The number of agricultural co-operatives continues to grow in Romania, where 787 co-ops were set up in 2021 alone.
According to a report by Ziarul Financiar, the country is home to 4,041 agricultural co-operatives, more than in 1989 when 3,172 agricultural co-operatives covered a joint total of 8.9 million hectares, almost the country’s entire agricultural land.
Back then agricultural co-operatives were a product of forced collectivisation. Nowadays producers are free to choose whether they want to form co-operatives or not. Advantages include being able to achieve scale, invest in new technology and cut costs.
Another benefit is being able to access European funding for rural development. The Agency for Funding Rural Investments (Agentia pentru Finantarea Investitiilor Rurale) can fund up to 90% of a project submitted by a co-op or an association of producers, as opposed to 70% for usually allocated to other initiatives.
According to data released by the Agency for Funding Rural Investments (AFIR), in the first eight months of 2020, 18 agricultural co-ops attracted LEI 38m (£6.45m) in European funding for investments in expanding the business and processing or storage.
AFIR also encourages co-operation within the agri-food supply chain, both between two or more actual or potential competitors and between businesses operating at different levels of the production or distribution chain, including public authorities and institutions. In 2021 AFIR announced it was making €230m available for young farmers, small farmers and projects aimed at increasing co-operation within the sector, including projects involving co-operatives.
“I will say again and again that the association of producers is perhaps the only way in which they can increase their productivity and competitiveness in a world dominated by big producers, big processors and big business chains,” said Florentin Bercu, executive manager of the National Union of Vegetable Co-operatives (UNCSV). “And this is an indisputable truth. Therefore, before talking about the benefits [of setting up co-ops], I consider that the association is a necessity to resist in Romanian agriculture.”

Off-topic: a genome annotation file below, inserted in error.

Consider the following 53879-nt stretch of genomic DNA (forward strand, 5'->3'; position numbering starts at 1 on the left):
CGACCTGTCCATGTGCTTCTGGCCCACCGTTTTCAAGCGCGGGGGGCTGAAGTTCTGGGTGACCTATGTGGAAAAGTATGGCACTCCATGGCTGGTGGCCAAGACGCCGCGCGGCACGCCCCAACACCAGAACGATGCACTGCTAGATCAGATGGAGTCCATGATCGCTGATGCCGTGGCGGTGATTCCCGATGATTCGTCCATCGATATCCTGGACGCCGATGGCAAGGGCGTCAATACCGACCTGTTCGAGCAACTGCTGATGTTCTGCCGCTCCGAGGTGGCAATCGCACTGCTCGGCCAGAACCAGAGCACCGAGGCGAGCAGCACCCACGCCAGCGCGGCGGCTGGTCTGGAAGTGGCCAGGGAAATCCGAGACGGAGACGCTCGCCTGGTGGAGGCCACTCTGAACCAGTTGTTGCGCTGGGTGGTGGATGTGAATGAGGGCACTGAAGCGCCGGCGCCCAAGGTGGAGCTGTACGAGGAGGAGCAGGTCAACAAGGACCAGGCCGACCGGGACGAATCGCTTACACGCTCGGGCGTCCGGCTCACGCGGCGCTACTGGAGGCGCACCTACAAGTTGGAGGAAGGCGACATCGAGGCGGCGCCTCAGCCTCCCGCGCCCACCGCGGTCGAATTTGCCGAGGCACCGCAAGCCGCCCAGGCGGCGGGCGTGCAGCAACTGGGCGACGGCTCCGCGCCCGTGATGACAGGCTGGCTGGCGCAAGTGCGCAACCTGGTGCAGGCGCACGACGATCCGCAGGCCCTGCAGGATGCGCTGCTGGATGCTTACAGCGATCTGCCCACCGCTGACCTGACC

He added: “The growing trend in the number of co-operatives is a natural one based on the efforts we have made and continue to make to guide farmers to join. We introduce the Romanian farmers to co-operative models from countries that have managed unquestionable performances in the development and capitalisation of co-operatives.
“I am referring here to countries like France, Austria, Italy, Denmark, Spain, England, countries from which we are constantly learning and with which we exchange experiences that allow our farmers to see that it is possible.”
UNCSV is a member of Copa-Cogeca, the European voice of farmers and agricultural co-ops, and has recently produced a guide to successful co-operatives through which it engages with co-operatives from other European countries.
“Our Guide to Successful Cooperatives was created to help newly established or up to three-year-old co-operatives that need mentoring to stabilise,” said Mr Bercu. He explained that while more co-operatives are being set up in Romania, their profitability and sustainability threshold is low, something his union is trying to address.
“Only 45% of these co-operatives are over five years old, almost 20% made a profit. Here, in fact, begins our mission to guide them to grow harmoniously,” he added.
In recent years a number of food retailers have set up co-ops to source food from local producers. In 2017 Carrefour, second biggest retailer in Romania, founded an agricultural co-operative in the village of Vărăşti, which now supplies it with local fruit and veg. The co-op enables farmers in the village to scale up production and have a single collection centre.
Similarly, in 2021, Kaufland Romania announced a partnership with the co-op Cooperativa Țara mea, under which it guarantees buying from the co-op as well as support it to diversify its range of products.
Romania is currently working on a National Strategic Plan for 2021-2027 within the framework of the EU’s Common Agricultural Policy. It is expected that the new plan place a strong emphasis on associative structures, including co-operatives.